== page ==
From a Publication in Psychological Review
“Thus, it may well be that an accentuation of differences in size will hardly occur between two paintings, one liked and one indifferent or disliked. But when skin color, or height, or some facial traits of social ‘value’ are concerned, there will be marked sharpening of differences in the degree of these characteristics perceived as belonging to individuals who are assigned to different categories.”
From an Essay in the Journal of Social Issues
“The etiology of intergroup relations cannot be properly understood without the help of an analysis of their cognitive aspects, and also that this analysis cannot be derived from statements about motivation and about instinctive behaviour.”
Books by Henri Tajfel include:
- Human Groups and Social Categories
- Social Identity and Intergroup Relations
- Differentiation Between Social Groups
- The Social Psychology of Minorities
Examples of Social Identity Theory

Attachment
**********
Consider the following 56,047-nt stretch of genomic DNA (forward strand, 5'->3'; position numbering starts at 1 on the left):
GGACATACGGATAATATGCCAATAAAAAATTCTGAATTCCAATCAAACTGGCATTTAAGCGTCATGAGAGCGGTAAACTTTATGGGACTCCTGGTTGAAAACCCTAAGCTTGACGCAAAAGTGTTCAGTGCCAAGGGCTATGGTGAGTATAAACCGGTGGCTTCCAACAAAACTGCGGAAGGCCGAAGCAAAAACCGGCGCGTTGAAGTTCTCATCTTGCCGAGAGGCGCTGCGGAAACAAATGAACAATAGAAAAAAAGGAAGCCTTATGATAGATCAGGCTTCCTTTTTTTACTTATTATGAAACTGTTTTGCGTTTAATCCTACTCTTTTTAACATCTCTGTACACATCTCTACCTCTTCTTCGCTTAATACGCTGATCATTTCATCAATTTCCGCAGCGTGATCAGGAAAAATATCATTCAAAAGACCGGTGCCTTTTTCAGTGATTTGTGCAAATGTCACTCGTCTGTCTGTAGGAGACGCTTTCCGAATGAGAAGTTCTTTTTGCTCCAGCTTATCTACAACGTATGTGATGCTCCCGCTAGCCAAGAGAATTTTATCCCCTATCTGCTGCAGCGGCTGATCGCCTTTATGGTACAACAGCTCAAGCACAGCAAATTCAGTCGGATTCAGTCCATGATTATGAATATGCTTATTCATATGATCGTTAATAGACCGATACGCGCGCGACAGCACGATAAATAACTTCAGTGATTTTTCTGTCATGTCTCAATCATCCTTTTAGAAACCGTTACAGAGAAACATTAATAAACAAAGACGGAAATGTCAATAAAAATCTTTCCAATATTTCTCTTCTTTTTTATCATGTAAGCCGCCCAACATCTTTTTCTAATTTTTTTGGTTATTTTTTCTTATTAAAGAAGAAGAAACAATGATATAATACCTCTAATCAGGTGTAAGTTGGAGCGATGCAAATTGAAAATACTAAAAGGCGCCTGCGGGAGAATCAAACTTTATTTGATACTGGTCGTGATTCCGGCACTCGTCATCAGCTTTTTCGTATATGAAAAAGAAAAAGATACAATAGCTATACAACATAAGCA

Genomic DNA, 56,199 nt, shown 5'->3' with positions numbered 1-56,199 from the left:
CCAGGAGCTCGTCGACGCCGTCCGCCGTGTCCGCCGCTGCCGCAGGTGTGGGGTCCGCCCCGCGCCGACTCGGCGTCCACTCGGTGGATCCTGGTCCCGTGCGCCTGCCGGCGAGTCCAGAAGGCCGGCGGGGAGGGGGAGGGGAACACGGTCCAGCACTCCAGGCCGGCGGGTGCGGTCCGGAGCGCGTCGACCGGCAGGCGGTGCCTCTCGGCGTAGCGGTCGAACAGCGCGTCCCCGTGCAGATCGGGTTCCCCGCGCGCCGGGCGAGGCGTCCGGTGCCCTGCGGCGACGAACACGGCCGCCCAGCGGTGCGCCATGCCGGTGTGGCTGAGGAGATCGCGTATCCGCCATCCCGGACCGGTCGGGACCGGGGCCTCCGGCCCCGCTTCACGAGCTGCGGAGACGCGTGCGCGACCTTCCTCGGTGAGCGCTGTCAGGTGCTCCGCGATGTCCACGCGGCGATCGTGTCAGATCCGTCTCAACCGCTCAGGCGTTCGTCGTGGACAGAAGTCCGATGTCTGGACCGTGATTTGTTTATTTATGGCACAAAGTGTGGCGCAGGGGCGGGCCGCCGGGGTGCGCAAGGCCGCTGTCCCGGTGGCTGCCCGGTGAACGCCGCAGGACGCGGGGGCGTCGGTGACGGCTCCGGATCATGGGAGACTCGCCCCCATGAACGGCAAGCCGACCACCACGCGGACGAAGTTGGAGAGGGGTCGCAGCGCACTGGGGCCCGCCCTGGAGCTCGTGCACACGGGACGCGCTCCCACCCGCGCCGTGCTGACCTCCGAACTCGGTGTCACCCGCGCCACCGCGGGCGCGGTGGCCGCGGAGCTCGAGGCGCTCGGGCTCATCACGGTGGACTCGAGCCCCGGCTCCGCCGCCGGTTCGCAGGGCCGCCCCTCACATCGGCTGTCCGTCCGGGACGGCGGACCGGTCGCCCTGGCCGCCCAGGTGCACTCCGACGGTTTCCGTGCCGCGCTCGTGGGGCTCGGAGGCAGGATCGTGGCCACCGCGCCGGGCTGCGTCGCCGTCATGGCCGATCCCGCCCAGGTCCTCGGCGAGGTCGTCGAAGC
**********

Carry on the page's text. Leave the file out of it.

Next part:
It’s in our nature to make these categorizations and comparisons. Yuval Noel Harari, the author of Sapiens, says “Homo sapiens evolved to think of people as divided into us and them. ‘Us’ was the group immediately around you, whoever you were, and ‘them’ was everyone else. In fact, no social animal is ever guided by the interests of the entire species to which it belongs. No chimpanzee cares about the interests of the chimpanzee species, no snail will lift a tentacle for the global snail community.”
Early Homo Sapiens weren’t motivated by identity politics. They were motivated by limited resources, including food, water, and shelter. They could trust that people in their own group would share the wealth and provide for people within their group. But “them?” Letting “them” have access to these limited resources could threaten the livelihood of the group they belonged to.